Otakon 2016: 20 minutes with Producer Koji Morimoto

There are two men named Koji Morimoto currently working in the animation industry. They both have many years of experience under their belts. We interviewed producer Koji Morimoto not to be confused with the director.

Mr. Morimoto has been a producer at Bandai, and has worked on titles such as the .hack franchise, Galaxy Angel, and New Getter Robo. One of his most high-profile projects of late has been Under the Dog. While it was not the first anime to get funding through Kickstarter, it was definitely one of the biggest. We asked him about his experiences with crowdfunding as well as several of the shows he has worked on over the years.

Reverse Thieves: Under the Dog has been released, congratulations! It was very enjoyable! Can you talk about how you got involved in the project?

Koji Morimoto: So when the film was being made there were problems that need to be solved like PR and getting things shipped physical so that’s the reason I came on to the project under the jurisdiction of Mr. [Jiro] Ishii.

RT: What has been the reaction to Under the Dog on the Japanese side?

KM: I think [Under the Dog] is dealing with topics that would be impossible in the general anime industry.

And I’m pretty sure everyone really enjoys Mr. Ando’s action scenes.

RT: What did you think of crowdfunding before you got involved with UTD?

KM: I actually didn’t know about crowdfunding until Mr. Ishii told me about it. I wasn’t sure what to expect from it, it’s something new.

RT: Would you consider using crowdfunding on a future project?

KM: Not really. [laughs]  

Ultimately, with crowdfunding you are putting all the pressure on yourself. There are so many things you have to get done. It is difficult. If you can accomplish something with a group, that is always going to be easier.

It is a way to raise money outside of the industry. But all the work needs to be done is pretty much the same.

RT: Nowadays we see a lot of stories about people trapped in MMORPGs, it is practically its own genre. How do you feel about .hack looking back now? .hack was really ahead of the curve.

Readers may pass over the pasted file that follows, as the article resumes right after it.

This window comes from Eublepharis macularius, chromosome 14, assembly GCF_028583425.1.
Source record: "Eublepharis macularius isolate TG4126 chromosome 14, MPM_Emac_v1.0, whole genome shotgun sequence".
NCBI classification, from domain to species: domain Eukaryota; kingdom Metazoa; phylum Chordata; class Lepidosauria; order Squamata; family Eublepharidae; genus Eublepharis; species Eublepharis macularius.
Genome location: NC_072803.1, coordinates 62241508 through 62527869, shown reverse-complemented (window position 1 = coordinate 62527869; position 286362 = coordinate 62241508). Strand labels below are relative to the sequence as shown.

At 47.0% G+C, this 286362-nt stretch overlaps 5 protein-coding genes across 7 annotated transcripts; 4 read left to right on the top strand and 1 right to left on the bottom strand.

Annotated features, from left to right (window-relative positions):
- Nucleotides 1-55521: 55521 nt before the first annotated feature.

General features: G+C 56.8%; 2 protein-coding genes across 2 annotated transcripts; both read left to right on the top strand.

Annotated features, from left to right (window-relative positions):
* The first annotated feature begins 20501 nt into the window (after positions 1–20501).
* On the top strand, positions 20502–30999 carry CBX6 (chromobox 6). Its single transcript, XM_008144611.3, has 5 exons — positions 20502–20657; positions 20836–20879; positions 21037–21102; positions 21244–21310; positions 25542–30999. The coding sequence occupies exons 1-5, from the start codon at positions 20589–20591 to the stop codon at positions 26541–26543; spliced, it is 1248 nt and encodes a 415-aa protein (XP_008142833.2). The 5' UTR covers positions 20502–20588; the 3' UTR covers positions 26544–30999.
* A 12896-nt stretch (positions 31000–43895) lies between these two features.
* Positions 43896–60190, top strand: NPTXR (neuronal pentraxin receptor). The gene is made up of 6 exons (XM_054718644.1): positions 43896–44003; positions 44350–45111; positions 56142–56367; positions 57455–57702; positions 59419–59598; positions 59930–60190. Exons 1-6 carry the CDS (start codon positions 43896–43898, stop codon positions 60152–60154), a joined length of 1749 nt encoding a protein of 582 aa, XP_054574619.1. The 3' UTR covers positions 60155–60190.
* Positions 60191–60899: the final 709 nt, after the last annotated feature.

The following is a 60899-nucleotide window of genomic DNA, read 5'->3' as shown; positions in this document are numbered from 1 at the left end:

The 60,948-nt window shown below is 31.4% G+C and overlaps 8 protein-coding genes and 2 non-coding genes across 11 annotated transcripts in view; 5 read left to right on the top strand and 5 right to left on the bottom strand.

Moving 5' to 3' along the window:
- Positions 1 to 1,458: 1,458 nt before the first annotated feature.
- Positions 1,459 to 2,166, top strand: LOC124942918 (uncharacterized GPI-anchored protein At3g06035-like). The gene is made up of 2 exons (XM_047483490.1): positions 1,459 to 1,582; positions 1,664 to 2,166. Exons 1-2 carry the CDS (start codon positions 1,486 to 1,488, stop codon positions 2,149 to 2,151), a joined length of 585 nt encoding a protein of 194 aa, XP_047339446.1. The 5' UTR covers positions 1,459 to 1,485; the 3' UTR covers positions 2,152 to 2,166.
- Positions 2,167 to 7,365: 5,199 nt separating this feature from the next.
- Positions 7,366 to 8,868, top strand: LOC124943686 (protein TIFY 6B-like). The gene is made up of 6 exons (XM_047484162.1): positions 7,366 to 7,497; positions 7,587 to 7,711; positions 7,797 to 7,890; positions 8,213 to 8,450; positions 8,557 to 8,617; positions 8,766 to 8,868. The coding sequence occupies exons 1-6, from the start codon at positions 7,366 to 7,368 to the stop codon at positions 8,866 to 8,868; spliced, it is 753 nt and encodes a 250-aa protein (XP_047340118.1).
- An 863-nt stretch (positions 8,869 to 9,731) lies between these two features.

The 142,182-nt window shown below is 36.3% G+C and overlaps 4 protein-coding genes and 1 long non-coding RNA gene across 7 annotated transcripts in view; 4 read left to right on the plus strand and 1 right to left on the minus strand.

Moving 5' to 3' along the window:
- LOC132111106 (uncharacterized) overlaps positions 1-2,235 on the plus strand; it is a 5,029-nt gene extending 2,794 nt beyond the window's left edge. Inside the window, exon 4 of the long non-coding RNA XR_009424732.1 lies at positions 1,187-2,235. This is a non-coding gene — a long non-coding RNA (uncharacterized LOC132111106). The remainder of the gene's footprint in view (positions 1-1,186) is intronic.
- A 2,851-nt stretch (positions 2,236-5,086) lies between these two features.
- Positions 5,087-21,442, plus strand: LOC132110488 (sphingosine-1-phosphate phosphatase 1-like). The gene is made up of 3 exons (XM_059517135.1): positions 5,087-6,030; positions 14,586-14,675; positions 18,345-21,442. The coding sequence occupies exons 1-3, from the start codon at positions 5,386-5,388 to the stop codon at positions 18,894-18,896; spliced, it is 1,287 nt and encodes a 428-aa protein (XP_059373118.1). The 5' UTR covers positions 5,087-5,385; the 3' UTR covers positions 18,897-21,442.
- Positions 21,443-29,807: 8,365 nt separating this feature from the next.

KM: I did think they did things very well in Sword Art Online. But I believe what they tried to accomplish was totally different. So while the medium were similar, the ultimate goal was very different.

Basically, in .hack what we wanted to achieve was to see a character in an RPG setting but then start to see the real person behind the character. Like peeling the layers or turning the page, you’d see a bit more of that person.

In the case of SAO, what they wanted was to have the real world alongside the game world. Seeing the consistent quality of it was impressive. I’d like to work with the director.

RT: How did Galaxy Angel transform from a fairly serious dating game into a wacky comedy?

KM: Originally, Broccoli [the makers of the game] told us to closely follow the game. But MADHOUSE felt that kicking out the male lead would be better as to not interfere with what would happen. Then we had to figure out how to make it seem like they were having all the fun in the world, so that is where the lost technology came in.

We noticed when we got to episode 9 or 10 that it was really more fun as a comedy and so we went in that direction. Before that we were trying to go for more of a moe feeling.

RT: Can you talk about your experiences working with Go Nagai on Mazinkaiser and New Getter Robo as well as the parody Panda-Z?

KM: I like those! Mr. Nagai was a very understanding person. He would say, “You can do as you like!” And when we would come up with ideas and ask him what he thought, he’d say “That seems OK, go with it!” Yes, he was very understanding.

More Otakon 2016 posts:

Otakon 2016: General Impressions
Otakon 2016: Podcast Chaos
The Speakeasy #080: Voltron, Kubo and the Two Strings, Otakon, Akito the Exiled
Otakon 2016: Fan Panels
Otakon 2016: 10 minutes with LeSean Thomas
Otakon 2016: Guest Events
Otakon 2016: Artist Alley
Otakon 2016: 15 minutes with Producer Yoshitaka Kawaguchi
Otakon 2016: 15-minutes with P.A.Works’ Kenji Horikawa and Kazuki Higashiji


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